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Tech

Setting Up Multiple Project Areas with Taskwarrior

Posted by Steve Dondley on

Preface

Taskwarrior (TW) is an open source task management platform built for those who prefer to work on the command line. Like most command line tools with any sophistication, it has a learning curve that, at first, requires a fairly significant investment of time in order take advantage of its best features. But like any serious tool, once mastered, your time invested will pay off in spades with much increased efficiency and much less agony dealing with a GUI that slows you down and makes you want to scratch your eyeballs out.

The Problem

Out of the box, Taskwarrior dumps all of your projects into one list. Yes, there are ways you can filter these lists. But there are cases where you may want to have a separate project area dedicated to certain types of projects. For example, you may have one task list that you share with others and another that you’d prefer to keep private.

The Solution: Multiple .taskrc Files and .task Directories

As outlined in man taskd, TW provides a mechanism for overriding which .taskrc file is used. By default, TW uses ~/.taskrc. This is the file, like other “rc” files, that you can use to change the behavior of your application. So modifying the configuration settings in ~/.taskrc will change how TW behaves. Among other things, the .taskrc file controls which ~/.task directory is used to store data about your tasks and this is the key mechanism we use to switch between project areas. The other bit of magic needed to make this happen is setting a simple environment variable to tell TW which .taskrc file to load.

Below are the steps to take to modify this file and directory so you can segregate your tasks into different project areas. For the purposes of this tutorial, we will set up a “work” project area for tasks related to pleasing your bosses (or pissing them off, if you are so inclined), and a “personal” project area for holding your life together and hopefully making a more pleasurable one for yourself.

Step 1: Copy the .taskrc file

cd ~

cp .taskrc .taskrc_work

This is the .taskrc we will use for our work tasks. For simplicity’s sake, we will leave the default rc file name unchanged and use it for our personal tasks.

Step 2: Copy the .task directory

cp -r .task .task_work

Now we have a new home for storing our work tasks.

Step 3: Edit the ~/.taskrc_work file

Step 3a: Modify the data.location setting

Look for the data.location key and change its value to ~/.task_work

Here we tell our rc file to used the directory we created in step 2 for our tasks.

Step 3b: Change the color theme

Now uncomment out one the first color theme to make it easy to identify which project area you are working in and comment out the active color theme if you have one activated. If you don’t like this theme, change it later. Just uncomment out the first one for now.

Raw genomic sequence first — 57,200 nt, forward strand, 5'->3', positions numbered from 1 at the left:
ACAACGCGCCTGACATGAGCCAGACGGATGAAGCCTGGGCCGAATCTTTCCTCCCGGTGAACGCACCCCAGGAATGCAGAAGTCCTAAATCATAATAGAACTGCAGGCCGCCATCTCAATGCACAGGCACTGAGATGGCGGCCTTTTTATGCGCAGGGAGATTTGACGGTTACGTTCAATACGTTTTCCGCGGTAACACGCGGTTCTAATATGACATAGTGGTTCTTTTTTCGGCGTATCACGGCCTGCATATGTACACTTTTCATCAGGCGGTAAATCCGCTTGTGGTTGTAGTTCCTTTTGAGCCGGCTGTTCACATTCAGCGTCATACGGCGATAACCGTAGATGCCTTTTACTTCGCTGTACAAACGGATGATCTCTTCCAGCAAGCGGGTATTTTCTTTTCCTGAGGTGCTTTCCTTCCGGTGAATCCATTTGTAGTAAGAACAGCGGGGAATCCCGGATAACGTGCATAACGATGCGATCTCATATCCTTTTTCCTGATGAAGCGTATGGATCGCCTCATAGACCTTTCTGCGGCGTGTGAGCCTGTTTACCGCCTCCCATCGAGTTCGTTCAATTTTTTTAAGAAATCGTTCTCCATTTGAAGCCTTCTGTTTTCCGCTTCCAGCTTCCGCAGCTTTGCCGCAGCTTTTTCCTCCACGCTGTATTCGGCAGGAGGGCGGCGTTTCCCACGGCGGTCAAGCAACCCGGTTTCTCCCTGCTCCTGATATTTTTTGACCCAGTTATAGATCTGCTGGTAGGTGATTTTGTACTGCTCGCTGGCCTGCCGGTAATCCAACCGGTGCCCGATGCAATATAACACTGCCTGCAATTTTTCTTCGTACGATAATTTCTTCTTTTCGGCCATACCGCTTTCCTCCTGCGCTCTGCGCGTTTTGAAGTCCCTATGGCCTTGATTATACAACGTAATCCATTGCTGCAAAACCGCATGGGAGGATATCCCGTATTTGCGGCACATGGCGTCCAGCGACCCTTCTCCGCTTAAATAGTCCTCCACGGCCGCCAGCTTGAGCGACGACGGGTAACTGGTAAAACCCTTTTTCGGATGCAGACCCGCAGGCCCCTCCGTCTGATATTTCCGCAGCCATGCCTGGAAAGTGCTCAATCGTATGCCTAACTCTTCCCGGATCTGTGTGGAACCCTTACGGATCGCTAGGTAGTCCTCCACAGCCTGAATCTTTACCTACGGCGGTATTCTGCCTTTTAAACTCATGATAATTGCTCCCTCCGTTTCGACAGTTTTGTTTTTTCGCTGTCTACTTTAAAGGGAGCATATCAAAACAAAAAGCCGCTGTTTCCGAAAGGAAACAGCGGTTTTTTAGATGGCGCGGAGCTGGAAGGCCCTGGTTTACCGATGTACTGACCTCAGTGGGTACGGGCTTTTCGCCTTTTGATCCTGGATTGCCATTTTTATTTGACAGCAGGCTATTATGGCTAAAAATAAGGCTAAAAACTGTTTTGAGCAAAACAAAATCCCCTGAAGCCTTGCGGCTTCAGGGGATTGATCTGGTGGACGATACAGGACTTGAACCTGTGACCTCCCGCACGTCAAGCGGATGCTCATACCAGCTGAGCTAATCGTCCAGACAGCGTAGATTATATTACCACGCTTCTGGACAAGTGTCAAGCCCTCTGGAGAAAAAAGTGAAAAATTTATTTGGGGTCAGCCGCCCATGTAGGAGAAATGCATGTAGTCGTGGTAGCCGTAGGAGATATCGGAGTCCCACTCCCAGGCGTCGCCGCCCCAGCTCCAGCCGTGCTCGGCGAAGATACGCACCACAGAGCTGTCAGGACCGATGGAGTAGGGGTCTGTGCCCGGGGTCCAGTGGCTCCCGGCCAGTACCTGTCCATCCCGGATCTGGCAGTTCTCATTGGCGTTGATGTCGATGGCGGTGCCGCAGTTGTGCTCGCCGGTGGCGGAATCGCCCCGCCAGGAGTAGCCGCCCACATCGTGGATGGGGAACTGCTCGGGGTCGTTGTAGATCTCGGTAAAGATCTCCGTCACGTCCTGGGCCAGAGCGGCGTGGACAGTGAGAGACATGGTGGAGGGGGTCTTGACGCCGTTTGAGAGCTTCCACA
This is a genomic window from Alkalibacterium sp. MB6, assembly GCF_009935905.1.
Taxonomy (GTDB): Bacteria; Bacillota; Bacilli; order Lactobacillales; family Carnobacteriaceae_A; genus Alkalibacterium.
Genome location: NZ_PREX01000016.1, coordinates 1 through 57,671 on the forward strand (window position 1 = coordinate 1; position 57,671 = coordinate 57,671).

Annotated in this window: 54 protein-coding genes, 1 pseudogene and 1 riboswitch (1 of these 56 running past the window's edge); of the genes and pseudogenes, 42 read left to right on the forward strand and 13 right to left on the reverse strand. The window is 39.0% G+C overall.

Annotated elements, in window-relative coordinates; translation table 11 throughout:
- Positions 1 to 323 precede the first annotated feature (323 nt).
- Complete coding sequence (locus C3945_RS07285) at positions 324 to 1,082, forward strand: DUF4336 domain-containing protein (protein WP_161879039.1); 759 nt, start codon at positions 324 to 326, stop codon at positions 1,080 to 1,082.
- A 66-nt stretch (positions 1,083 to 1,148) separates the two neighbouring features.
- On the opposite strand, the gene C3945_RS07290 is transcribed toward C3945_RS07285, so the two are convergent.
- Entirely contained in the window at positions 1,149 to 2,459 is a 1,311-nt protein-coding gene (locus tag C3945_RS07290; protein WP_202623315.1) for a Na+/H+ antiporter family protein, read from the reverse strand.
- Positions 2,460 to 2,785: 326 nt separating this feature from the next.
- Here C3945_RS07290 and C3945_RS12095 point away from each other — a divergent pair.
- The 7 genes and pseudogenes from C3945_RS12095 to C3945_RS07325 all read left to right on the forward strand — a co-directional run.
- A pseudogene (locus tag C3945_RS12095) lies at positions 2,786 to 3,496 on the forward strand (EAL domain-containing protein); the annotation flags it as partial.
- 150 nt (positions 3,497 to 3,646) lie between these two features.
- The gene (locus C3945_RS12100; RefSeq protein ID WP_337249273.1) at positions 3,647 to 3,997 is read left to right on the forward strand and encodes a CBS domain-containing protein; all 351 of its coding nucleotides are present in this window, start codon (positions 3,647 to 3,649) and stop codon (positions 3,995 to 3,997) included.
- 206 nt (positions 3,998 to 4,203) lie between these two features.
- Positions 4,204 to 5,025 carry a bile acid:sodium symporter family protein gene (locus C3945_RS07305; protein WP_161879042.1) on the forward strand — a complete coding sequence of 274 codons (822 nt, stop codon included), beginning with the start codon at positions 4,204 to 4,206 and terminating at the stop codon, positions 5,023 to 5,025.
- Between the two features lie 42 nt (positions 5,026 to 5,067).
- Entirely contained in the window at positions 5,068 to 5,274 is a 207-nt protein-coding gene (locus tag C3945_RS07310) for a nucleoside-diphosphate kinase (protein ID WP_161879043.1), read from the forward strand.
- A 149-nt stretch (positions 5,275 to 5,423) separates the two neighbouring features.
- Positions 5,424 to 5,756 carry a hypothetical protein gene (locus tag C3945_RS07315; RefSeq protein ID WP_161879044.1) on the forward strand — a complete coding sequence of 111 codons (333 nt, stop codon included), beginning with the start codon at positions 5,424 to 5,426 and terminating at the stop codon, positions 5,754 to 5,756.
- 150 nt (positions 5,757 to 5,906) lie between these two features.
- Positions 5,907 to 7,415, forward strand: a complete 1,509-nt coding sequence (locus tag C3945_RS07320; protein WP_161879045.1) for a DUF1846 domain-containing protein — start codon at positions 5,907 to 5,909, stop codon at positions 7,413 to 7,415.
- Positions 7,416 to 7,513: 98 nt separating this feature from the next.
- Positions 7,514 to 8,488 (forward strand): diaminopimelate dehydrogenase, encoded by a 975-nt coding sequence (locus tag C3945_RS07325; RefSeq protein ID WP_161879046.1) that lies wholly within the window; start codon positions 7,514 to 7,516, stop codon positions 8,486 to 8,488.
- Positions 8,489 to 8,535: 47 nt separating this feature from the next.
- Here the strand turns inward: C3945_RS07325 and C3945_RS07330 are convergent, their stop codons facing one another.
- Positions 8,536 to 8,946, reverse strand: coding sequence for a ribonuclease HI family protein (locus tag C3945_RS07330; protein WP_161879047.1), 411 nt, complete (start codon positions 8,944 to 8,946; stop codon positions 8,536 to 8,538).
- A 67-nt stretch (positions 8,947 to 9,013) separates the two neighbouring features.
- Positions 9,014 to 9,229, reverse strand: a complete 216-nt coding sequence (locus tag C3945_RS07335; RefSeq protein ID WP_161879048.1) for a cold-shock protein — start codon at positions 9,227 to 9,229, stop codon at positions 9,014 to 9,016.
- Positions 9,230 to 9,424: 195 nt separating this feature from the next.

That’s it. Leave everything else the same and save the file, unless you are using a taskserver. In which case, do Step 3c:

Step 3c: If you are using a taskserver, change taskd.credentials

If you are syncing your tasks with taskserver, you’ll want to create a user account in a different organization with a new key. Once you do that, replace the value of taskd.credentials with your new Org/User/Key credentials.

Step 4: Set the value of the $TASKRC environment variable

This is where the magic happens. Set the value of $TASKRC with the following bash command:

export TASKRC="$HOME/.taskrc_work"

Step 5: See if the new color theme is working

Issue the following command:

task list

You should now see all of your tasks in the new color scheme. If not, go back and check your work and try again. You’ll also see a message above your task list that warns you that you have overridden the default TASKRC file.

Step 6: Delete the tasks in the new .task_work directory

Go through and delete all your personal tasks from the list using the usual task commands leaving just the work ones behind. Alternatively, if you don’t want to keep any of the tasks and are starting fresh, remove all the *.data files from the .task_work directory:

rm -f ~/.task_work*.data

Step 7: Set up aliases to make it more convenient to switch between project areas

First, add an alias to switch to your work project area. Add this alias to the appropriate bash configuration file of your choosing:

alias wtasks="export TASKRC=$HOME/.taskrc_work"

And now add an alias to unset the TASKRC variable:

alias ptasks=‘unset TASKRC’

That’s it! Now you can quickly switch between project areas. If you’d like to set up more project areas, just follow the steps above for each project area.

If you’d like to also be able to manipulate tasks in one project area while in another, proceed to the next step.

Step 8: Set project area aliases for the task command (OPTIONAL)

Let’s say you are at work and think of something important that you need to take care of to get ready for vacation. Instead of switching to your personal tasks, adding the task, and then switching back, there is another feature TW provides so you can temporarily modify the settings in your .taskrc file for a single command.

This is done by adding an override to the task command. It’s simple and it looks like this:

task <override> <command>

So if you are at work and wish to see screw the man and view your personal tasks, you can do this:

task rc.data.location=~/.taskrc list

You don’t want to have to type all that in, however, so save your future self some aggravation and set up aliases for the task command for each work area:

alias taskw='task rc.data.location=~/.taskrc_work'

alias taskp='task rc.data.location=~/.taskrc'

Now you can quickly issue task commands to any work area. Great!

Tech

Setting up a “split DNS” configuration on a Synology NAS for hosting websites

Posted by Steve Dondley on

A Quick Primer on DNS

Here’s a very quick primer on the Domain Name System (DNS), a giant database distributed over millions of computers across the globe. It’s primary job is to “resolve,” or look up, the IP address for a given human-readable internet address. For example, the “google.com” address meant for humans resolves to the IP address of “172.217.6.206,” the number that computers use to “dial” google’s website up. This makes the internet much more convenient to use. Typing in long and not very memorable IP addresses is much more of a hassle than typing in an address made up of common letters and words.